WATER SAVING TIPS
With temperatures across the UK soaring recently, gardeners are being asked to take action now to adopt money and water saving habits while protecting the environment as they take advantage of the warmer weather in what is traditionally one of the busiest times in the garden.
We have some top tips that can easily be applied to keep flowers blooming throughout the summer. These include installing a water butt as just one can collect 24,000 litres of water from a roof every year - enough to make 160,000 cups of tea or coffee.
Roy Chandler, who owns Gardeners Paradise, in Canterbury, also advises that another money and water saver is to use coconut coir as a mulch because it retains moisture easily and naturally.
He said: “Coir mulch is a natural by-product from the inside of a coconut which in the garden both holds water and drains well keeping plants hydrated. In addition, it slowly breaks down, adding nutrients back into the soil as compost. Coir also helps control weeds and lasts up to three years.”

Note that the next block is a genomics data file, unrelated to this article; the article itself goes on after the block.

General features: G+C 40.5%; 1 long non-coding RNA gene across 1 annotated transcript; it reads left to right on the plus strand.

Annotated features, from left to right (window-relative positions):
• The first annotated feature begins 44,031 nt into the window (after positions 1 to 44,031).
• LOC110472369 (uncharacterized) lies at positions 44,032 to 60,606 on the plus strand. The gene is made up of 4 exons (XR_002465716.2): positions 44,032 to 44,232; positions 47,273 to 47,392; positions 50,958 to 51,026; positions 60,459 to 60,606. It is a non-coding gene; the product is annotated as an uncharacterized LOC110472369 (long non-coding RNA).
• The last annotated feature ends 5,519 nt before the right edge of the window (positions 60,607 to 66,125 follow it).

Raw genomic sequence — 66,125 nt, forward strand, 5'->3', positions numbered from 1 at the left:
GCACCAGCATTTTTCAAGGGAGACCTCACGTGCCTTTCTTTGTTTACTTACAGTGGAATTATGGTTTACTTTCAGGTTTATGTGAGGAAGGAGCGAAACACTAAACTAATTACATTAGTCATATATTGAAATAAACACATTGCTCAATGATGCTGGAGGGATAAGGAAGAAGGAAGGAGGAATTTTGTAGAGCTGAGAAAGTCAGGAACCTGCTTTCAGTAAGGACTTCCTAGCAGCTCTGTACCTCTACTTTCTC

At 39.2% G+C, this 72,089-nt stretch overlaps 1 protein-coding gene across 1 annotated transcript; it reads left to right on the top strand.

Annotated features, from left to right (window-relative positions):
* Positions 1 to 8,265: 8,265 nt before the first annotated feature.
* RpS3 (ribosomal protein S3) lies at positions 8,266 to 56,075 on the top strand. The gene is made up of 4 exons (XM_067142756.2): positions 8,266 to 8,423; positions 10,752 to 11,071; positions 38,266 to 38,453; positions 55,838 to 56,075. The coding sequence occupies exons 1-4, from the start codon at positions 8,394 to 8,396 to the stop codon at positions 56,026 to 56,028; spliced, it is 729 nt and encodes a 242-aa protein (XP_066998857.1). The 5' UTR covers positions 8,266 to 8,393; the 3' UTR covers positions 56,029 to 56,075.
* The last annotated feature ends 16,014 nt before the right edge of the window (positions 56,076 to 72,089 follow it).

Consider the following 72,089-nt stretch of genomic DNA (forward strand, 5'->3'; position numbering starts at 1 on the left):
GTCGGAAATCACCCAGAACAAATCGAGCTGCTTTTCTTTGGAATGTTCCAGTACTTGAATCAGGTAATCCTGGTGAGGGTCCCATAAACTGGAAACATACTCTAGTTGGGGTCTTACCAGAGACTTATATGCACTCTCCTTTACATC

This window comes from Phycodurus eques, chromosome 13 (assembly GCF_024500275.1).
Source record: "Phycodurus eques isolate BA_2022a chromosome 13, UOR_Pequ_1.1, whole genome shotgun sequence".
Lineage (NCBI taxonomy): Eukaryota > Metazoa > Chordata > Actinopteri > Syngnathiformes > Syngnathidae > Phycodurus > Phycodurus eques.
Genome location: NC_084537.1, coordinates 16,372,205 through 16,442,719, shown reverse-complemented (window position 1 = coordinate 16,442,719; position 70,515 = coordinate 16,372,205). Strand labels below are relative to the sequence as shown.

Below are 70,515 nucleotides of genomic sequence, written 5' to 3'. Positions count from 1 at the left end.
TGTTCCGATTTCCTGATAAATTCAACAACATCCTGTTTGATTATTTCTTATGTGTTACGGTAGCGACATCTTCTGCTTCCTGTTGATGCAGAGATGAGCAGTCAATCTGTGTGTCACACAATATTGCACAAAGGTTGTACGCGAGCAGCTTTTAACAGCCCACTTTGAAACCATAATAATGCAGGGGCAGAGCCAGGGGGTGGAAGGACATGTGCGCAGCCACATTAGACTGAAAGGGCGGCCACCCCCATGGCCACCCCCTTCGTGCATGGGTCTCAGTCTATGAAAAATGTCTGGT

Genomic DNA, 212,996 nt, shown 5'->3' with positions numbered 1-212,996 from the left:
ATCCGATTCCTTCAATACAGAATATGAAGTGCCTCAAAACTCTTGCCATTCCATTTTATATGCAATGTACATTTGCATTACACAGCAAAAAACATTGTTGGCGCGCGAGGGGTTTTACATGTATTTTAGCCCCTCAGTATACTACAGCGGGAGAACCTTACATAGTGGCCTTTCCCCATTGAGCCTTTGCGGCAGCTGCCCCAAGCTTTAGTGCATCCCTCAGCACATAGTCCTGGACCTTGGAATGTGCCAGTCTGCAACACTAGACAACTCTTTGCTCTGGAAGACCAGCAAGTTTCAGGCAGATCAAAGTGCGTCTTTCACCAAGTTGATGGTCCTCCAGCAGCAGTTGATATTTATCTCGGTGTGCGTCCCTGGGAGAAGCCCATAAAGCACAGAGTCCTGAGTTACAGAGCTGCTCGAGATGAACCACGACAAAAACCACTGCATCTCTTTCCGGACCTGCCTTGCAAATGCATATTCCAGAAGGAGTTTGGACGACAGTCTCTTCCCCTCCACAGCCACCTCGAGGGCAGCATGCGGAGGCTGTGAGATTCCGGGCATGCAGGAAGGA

But with the squeeze on household budgets this year there are a number of ways that gardeners can get into the habit of saving water in the garden. Saving rainwater is the best way to minimise water use in the garden and to do this water butts can be fixed to every downpipe on the home, shed, greenhouse or garage.
Water-retaining crystals can be used to retain water in containers so they do not need watering so often and mulch can be used around plants to prevent evaporation of water.
Consider planting more drought-tolerate plants (such as Abelia grandiflora, box plants, Ceanothus, Sedum and Euphorbia) that are well adapted to drier conditions and don’t require as much watering.
Finally, water less frequently as this encourages plants to develop deep root systems. A good soak once every 10 days or so is sufficient for most shrubs.
Free water saving gadgets along with more tips and hints can be found at southeastwater.co.uk/watersavingtips
Top of the tips are:
For more water saving tips go to: southeastwater.co.uk/savewater